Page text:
They asked me to write this, so I have. I sit in a bed, in a clinical room with the machines and the pale green hard wall, and they visit. They eat cheese, they read me newspapers and they play me music. Sometimes theirs, sometimes other people’s. We talk about music. We talk about their music. Thanks to them I have found new bands to adore: to persuade this cynical broken old punk that there is a future for new music and bands worth listening to. The Qwarks. Margaret Hooligans. Molosser. I Am the Unicorn Head. Arch Femmesis. Golden Plates. Everything But The Everything. Bones in Butter. Avresa. More. So many.
But what about 9 o’clock Nasty?
At the start of this awful year, they were at a low point. They had blasted the world with 16 songs in the shape of a number of EPs and an album. It was a mix of every style and every idea that could pull into shape. There were flashes of brilliance. Lots of them. But there was no cohesion. They finished with a cover version, Sexy Back. At the time I thought it was unforgivable and I said so, but with hindsight it was a turning point. There is a moment near the end when the song twists and tightens. Over the droning, ironic whisper of a man old enough to know better trying to entice, the guitar hits a level of intensity, of fearless repetition, that it lifts out of the world of small-time, unknown band from Leicester and into the shape of something special. It showed the way.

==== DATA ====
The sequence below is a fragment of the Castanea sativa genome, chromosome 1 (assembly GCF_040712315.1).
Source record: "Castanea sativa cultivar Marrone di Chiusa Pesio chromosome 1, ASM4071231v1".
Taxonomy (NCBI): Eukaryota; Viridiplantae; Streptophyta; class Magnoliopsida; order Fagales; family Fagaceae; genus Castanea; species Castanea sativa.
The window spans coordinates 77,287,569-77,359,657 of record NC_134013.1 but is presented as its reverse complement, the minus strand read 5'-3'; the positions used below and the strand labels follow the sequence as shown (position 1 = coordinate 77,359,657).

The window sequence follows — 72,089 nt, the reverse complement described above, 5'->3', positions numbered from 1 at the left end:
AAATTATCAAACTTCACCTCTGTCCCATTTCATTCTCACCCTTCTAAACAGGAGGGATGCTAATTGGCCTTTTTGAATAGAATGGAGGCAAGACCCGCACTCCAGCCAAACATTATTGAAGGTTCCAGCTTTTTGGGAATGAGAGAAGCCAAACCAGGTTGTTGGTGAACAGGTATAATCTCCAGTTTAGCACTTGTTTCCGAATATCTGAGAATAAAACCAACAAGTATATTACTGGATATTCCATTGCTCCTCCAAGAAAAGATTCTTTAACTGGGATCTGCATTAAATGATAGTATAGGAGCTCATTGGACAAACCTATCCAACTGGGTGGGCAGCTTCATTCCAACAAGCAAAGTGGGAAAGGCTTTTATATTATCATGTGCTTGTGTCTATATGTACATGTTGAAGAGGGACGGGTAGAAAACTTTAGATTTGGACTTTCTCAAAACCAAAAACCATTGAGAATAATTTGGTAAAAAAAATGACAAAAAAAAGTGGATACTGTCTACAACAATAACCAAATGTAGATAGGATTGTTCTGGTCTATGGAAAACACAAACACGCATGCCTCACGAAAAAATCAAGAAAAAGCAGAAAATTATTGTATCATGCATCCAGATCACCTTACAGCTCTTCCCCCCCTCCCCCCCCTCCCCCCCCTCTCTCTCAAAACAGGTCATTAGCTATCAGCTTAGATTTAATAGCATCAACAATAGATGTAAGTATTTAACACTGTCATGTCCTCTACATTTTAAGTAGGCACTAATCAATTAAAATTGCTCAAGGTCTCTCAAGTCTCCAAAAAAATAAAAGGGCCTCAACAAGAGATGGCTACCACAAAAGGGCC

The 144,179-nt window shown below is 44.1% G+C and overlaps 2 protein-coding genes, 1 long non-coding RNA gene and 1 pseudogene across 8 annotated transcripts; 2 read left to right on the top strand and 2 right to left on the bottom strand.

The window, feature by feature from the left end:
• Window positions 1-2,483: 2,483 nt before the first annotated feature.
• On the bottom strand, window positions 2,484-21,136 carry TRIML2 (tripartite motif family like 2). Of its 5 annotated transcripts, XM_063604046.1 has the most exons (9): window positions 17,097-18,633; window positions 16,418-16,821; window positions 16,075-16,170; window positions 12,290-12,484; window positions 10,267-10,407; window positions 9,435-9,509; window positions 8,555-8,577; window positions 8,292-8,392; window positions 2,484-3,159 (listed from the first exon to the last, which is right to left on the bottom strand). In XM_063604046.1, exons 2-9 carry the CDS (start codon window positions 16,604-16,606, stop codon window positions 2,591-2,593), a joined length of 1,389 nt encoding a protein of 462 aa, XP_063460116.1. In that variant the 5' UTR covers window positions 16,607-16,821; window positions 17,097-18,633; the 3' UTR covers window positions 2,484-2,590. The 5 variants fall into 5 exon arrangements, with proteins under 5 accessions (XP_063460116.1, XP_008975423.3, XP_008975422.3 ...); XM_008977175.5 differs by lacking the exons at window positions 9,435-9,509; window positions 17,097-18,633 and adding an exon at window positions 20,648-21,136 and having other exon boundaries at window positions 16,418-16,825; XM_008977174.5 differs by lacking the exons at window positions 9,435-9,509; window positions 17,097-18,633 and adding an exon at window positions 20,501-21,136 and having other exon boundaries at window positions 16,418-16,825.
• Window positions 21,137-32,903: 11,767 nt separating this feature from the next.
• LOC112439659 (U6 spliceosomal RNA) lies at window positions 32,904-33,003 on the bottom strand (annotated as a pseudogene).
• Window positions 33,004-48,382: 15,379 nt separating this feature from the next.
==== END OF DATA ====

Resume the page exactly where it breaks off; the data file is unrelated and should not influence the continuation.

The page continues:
We talked a lot about what they should do, and the journey began to refine and build rather than scatter glitter to the four winds. Each song showed learning and progression from the one before.
King Thing hits a swagger and a level of cool I never thought could come from my beloved Leicester. A song with a message and a song with intent.
They kept coming like a factory, Do Me Too with it’s mixed messages on sexuality and driving bass. Playboy Driver with full-on glam-attack. Darker Star screaming for revenge to heaven. I’m Bent banging the walls and demanding attention. Then that razor, that ice pick, that boot in the face of Team Player.
I have changed the order of release to make my point, because I know that Team Player is not the garage song they were fighting to make. Team Player is the start of the next journey. I hope I can travel with them to see it. But in the process of getting there, they have made a body of work I can say, with some objectivity, makes sense. Yes there are moments of whimsy still. But that is part of their DNA, and it is the danger of crashing into feedback-driven chaos, or swerving into a drunken party-song, that makes that headlong dash so exciting. Hold tight.
Enjoy. Play these songs loud and for god’s sakes sing along. They are made to have one more voice added. Yours.
Danzig Krupp. 11th September, 2022.